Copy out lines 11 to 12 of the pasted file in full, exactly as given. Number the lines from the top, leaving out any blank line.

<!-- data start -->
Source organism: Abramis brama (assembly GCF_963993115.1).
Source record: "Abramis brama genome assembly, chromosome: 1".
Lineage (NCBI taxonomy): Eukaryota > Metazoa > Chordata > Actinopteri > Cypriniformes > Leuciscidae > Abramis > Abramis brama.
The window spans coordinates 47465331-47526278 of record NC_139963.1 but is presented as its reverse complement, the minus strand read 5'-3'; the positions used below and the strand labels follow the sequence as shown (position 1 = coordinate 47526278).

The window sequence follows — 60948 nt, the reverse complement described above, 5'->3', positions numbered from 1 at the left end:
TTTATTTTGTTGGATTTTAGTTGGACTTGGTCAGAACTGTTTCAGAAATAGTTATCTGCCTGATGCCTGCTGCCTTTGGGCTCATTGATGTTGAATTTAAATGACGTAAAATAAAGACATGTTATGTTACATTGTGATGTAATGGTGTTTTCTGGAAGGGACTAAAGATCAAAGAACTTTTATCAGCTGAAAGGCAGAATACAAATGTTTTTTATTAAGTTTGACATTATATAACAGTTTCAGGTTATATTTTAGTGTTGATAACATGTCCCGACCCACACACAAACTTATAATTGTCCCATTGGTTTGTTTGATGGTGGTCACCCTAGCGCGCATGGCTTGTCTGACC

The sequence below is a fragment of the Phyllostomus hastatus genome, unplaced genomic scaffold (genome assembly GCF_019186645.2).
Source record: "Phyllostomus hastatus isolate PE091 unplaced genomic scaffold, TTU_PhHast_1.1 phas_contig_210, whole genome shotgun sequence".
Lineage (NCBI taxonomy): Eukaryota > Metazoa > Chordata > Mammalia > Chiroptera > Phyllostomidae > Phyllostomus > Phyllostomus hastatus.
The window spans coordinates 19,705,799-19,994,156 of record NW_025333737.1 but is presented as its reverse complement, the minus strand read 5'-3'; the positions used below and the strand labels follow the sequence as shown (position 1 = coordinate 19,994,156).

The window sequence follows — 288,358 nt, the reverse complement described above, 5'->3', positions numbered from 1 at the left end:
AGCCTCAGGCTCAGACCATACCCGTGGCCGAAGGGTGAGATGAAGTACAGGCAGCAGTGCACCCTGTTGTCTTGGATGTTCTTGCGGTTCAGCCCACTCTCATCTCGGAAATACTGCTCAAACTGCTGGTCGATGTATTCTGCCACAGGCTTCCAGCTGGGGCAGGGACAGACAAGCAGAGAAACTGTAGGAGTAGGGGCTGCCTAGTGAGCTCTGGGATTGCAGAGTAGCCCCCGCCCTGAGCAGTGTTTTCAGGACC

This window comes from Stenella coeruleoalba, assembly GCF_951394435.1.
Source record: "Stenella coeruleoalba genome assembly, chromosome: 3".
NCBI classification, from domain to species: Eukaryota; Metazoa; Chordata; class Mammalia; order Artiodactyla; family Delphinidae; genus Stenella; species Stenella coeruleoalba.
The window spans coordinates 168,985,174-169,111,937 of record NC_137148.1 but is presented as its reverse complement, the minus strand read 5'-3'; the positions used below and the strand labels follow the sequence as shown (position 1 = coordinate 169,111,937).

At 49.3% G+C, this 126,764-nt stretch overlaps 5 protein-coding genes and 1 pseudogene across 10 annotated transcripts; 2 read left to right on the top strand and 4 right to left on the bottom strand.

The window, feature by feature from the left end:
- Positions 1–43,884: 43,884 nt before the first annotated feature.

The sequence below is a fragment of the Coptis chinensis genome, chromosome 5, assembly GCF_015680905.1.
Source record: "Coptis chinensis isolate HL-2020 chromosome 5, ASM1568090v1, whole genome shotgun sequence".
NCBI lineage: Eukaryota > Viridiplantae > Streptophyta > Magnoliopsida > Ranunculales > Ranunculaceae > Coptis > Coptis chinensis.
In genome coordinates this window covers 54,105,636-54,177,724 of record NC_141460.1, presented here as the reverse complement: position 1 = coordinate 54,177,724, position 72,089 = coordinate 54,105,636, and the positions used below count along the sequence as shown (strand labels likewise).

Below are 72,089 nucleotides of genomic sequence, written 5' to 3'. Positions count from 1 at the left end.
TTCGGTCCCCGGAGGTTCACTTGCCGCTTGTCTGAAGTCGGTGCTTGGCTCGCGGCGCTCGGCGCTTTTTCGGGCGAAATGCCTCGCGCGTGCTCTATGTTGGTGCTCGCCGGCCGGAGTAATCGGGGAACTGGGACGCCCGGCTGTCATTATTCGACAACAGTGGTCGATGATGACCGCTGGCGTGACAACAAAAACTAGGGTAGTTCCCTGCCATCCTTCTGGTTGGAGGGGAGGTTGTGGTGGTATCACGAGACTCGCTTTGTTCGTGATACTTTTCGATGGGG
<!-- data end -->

The window sequence follows — 288,358 nt, the reverse complement described above, 5'->3', positions numbered from 1 at the left end:
AGCCTCAGGCTCAGACCATACCCGTGGCCGAAGGGTGAGATGAAGTACAGGCAGCAGTGCACCCTGTTGTCTTGGATGTTCTTGCGGTTCAGCCCACTCTCATCTCGGAAATACTGCTCAAACTGCTGGTCGATGTATTCTGCCACAGGCTTCCAGCTGGGGCAGGGACAGACAAGCAGAGAAACTGTAGGAGTAGGGGCTGCCTAGTGAGCTCTGGGATTGCAGAGTAGCCCCCGCCCTGAGCAGTGTTTTCAGGACC